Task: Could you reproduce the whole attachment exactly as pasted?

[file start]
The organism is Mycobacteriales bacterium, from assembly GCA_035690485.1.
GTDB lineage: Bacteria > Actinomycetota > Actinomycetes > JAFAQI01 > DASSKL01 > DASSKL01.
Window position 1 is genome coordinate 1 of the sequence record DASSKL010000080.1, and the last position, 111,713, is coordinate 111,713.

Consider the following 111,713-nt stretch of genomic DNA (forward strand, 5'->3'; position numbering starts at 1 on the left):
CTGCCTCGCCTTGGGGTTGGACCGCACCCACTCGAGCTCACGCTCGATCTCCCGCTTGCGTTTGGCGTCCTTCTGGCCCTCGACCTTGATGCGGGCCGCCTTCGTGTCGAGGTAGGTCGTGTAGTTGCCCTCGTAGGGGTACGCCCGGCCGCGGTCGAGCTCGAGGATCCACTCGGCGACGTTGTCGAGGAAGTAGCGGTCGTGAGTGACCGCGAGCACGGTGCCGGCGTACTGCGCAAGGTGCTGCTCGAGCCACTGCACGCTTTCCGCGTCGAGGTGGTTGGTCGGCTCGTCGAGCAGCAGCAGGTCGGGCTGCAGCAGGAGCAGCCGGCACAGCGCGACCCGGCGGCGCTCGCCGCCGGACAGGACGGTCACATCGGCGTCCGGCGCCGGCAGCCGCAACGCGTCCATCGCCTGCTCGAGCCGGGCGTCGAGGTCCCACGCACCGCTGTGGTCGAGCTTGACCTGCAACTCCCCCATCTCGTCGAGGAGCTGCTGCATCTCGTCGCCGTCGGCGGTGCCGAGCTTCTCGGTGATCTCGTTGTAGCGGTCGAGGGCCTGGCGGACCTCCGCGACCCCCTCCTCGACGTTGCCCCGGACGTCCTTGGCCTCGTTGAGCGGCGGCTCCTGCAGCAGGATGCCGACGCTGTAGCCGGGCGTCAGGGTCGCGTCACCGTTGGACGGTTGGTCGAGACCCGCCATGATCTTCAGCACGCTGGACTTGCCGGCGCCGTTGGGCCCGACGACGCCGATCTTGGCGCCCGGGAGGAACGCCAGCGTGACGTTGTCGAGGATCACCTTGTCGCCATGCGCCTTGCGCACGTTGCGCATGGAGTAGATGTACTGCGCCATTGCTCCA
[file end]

The organism is Mycobacteriales bacterium, from assembly GCA_035690485.1.
GTDB lineage: Bacteria > Actinomycetota > Actinomycetes > JAFAQI01 > DASSKL01 > DASSKL01.
Window position 1 is genome coordinate 1 of the sequence record DASSKL010000080.1, and the last position, 111,713, is coordinate 111,713.

Consider the following 111,713-nt stretch of genomic DNA (forward strand, 5'->3'; position numbering starts at 1 on the left):
CTGCCTCGCCTTGGGGTTGGACCGCACCCACTCGAGCTCACGCTCGATCTCCCGCTTGCGTTTGGCGTCCTTCTGGCCCTCGACCTTGATGCGGGCCGCCTTCGTGTCGAGGTAGGTCGTGTAGTTGCCCTCGTAGGGGTACGCCCGGCCGCGGTCGAGCTCGAGGATCCACTCGGCGACGTTGTCGAGGAAGTAGCGGTCGTGAGTGACCGCGAGCACGGTGCCGGCGTACTGCGCAAGGTGCTGCTCGAGCCACTGCACGCTTTCCGCGTCGAGGTGGTTGGTCGGCTCGTCGAGCAGCAGCAGGTCGGGCTGCAGCAGGAGCAGCCGGCACAGCGCGACCCGGCGGCGCTCGCCGCCGGACAGGACGGTCACATCGGCGTCCGGCGCCGGCAGCCGCAACGCGTCCATCGCCTGCTCGAGCCGGGCGTCGAGGTCCCACGCACCGCTGTGGTCGAGCTTGACCTGCAACTCCCCCATCTCGTCGAGGAGCTGCTGCATCTCGTCGCCGTCGGCGGTGCCGAGCTTCTCGGTGATCTCGTTGTAGCGGTCGAGGGCCTGGCGGACCTCCGCGACCCCCTCCTCGACGTTGCCCCGGACGTCCTTGGCCTCGTTGAGCGGCGGCTCCTGCAGCAGGATGCCGACGCTGTAGCCGGGCGTCAGGGTCGCGTCACCGTTGGACGGTTGGTCGAGACCCGCCATGATCTTCAGCACGCTGGACTTGCCGGCGCCGTTGGGCCCGACGACGCCGATCTTGGCGCCCGGGAGGAACGCCAGCGTGACGTTGTCGAGGATCACCTTGTCGCCATGCGCCTTGCGCACGTTGCGCATGGAGTAGATGTACTGCGCCATTGCTCCA